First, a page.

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The Office of Personnel Management’s (OPM) security clearance files were hacked 20 months ago. It is just now notifying the people whose personal identification information was stolen.
Two friends of mine, one a naval officer and the other a defense contractor, received letters from OPM today telling them that their Social Security Numbers had been stolen. All of the information submitted in their SF-86s (the official form for a security clearance application) may have been compromised as well, but OPM does not know for sure what else was taken.
That information would include the applicant’s name, address, date of birth, educational and employment history, foreign travel history, and fingerprints. It would include personal information about his or her immediate family and colleagues, personal references, and “other information used to adjudicate your background information.”
These notification letters gave the recipients activation codes for a taxpayer-funded, three-year identity theft and fraud monitoring service. This is the only bit of good news for the recipients. Unfortunately, hackers began taking information in March 2014, so those without identity and fraud protection services at the time of the theft may have been personally or financially damaged already.
Having submitted a SF-86 for my own application, I can tell you firsthand that the information required is extraordinarily personal and detailed. Obviously, this cyber attack increased many people’s vulnerability to the financial criminality associated with identity theft. The information could also put the nation in jeopardy if it fell into the hands of adversarial governments. OPM admitted that the breach affected over 21 million people, many of whom have access to classified national security information. It is safe to assume the Chinese government has this information. Basically, the Chinese (and whomever they or the hackers sold this information to) have in these SF-86s how-to guides for blackmailing, threatening, or coercing millions of Americans who know military and security secrets.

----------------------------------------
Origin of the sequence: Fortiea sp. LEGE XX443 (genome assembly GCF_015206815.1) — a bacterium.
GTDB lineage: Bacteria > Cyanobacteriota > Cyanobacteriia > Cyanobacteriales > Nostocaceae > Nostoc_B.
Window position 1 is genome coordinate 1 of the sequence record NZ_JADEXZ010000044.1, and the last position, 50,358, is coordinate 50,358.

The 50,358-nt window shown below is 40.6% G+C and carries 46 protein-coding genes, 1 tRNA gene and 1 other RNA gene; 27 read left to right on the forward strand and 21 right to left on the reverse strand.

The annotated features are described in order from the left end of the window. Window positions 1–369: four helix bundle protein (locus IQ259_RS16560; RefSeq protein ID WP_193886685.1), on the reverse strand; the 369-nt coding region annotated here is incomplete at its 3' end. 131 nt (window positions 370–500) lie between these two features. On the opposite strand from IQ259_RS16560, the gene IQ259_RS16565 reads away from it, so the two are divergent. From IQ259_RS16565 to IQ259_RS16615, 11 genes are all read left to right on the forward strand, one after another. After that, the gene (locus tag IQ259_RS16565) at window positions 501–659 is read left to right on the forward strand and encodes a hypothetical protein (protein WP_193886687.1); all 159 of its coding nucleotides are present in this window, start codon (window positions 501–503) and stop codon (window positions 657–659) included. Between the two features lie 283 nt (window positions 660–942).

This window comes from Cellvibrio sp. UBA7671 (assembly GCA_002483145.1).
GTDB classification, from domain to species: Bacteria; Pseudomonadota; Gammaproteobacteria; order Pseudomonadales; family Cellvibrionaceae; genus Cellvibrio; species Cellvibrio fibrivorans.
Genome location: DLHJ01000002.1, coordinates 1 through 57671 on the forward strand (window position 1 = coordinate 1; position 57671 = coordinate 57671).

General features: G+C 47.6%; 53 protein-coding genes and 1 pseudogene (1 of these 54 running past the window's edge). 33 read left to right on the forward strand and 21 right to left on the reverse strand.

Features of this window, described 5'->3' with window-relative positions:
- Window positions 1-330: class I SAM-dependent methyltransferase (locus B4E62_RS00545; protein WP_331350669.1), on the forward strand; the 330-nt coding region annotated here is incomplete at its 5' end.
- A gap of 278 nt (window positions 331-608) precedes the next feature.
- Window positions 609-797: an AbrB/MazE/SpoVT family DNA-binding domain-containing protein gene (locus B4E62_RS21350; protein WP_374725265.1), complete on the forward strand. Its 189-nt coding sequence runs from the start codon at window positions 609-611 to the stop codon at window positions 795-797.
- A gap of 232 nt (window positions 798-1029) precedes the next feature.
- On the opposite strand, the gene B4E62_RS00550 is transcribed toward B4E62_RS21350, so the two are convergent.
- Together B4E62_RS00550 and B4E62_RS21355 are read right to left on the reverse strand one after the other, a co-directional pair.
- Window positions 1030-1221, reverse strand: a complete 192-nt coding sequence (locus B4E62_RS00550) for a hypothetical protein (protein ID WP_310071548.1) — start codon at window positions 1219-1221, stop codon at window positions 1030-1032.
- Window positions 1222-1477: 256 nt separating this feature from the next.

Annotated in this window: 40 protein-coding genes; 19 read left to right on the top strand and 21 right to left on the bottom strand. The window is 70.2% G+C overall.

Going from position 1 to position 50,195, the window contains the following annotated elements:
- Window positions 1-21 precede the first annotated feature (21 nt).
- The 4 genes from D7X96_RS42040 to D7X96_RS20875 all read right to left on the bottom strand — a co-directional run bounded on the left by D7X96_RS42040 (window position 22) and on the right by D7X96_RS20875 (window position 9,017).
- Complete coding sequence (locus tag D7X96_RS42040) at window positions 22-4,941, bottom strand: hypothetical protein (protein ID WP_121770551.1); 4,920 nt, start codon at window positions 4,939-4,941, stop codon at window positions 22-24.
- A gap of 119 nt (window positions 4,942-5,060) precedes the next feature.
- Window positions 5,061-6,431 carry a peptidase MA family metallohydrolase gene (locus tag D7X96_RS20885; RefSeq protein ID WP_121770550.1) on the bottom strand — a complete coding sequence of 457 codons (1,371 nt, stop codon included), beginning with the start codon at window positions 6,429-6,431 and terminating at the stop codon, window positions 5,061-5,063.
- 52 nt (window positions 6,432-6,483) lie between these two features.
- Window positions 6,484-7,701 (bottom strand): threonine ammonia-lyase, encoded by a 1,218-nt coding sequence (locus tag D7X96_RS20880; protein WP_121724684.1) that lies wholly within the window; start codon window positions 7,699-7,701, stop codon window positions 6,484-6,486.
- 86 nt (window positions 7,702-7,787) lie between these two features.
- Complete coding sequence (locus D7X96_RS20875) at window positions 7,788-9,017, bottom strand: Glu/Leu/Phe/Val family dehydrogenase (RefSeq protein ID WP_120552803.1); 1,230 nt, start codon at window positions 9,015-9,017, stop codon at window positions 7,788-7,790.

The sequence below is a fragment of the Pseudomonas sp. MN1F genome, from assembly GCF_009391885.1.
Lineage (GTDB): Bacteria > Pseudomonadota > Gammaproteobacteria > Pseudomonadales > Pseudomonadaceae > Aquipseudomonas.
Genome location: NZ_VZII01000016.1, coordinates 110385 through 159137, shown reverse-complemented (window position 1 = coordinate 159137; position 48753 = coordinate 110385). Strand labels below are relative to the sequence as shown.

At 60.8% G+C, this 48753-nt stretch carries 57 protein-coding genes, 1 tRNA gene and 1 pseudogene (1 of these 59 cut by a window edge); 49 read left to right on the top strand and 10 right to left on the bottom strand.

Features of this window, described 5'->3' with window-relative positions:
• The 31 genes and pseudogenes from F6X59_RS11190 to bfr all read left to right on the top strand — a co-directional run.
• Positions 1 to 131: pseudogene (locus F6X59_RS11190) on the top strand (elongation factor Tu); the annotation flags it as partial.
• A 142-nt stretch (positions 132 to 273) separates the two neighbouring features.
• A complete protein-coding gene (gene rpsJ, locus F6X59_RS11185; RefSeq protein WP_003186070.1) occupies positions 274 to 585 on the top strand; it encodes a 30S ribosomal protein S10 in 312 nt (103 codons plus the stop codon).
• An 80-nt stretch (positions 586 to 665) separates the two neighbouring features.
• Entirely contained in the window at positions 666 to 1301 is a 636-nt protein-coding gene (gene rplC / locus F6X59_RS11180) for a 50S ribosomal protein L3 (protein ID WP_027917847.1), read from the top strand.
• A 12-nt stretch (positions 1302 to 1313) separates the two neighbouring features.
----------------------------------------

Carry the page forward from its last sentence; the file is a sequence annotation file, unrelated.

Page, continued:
This is the alarming reality. What’s more frightening is that we have to rely on the US federal government to save us from its own failure. Since OPM first announced that personal information was stolen, every new development has made it painfully clear that bureaucracy cannot handle 21st-century cyber warfare.
The enormous, antiquated, and complex federal bureaucracy is incredibly inert and resistant to change. It took the government over a year even to realize that it had been hacked. OPM delayed announcing that the information had been stolen for another two months. Then came a series of follow-up statements revealing that the leakage of information was much broader and deeper than initially thought. On October 1, 2015, OPM began mailing individual notices to those affected by the “cyber intrusion.” (Is “cyber intrusion” the digital equivalent of “workplace violence?”) Two months later, people are still getting their first official confirmation that their information was stolen. Granted, sending 21 million letters will take some time, but considering that OPM has $272 million in discretionary resources for FY 2016, I’m sure they could expedite the process.
I’m in the pool of potential victims, so I anxiously await my own letter. (Thankfully, I already had identity protection at the time of the hack.) But this problem is bigger than any one person’s identity protection. The OPM hack is the canary in the coalmine for America. OPM’s slow reaction time and confusion in the aftermath reflects a much greater weakness in our national security. The government is structurally unable to adapt and systemically unwilling to modernize. A more ruthless cyber attack by a more organized enemy could pose an existential threat to the United States. I fear that our government, by its design and nature, is not up to the challenge of protecting its critical assets from this kind of threat.Published in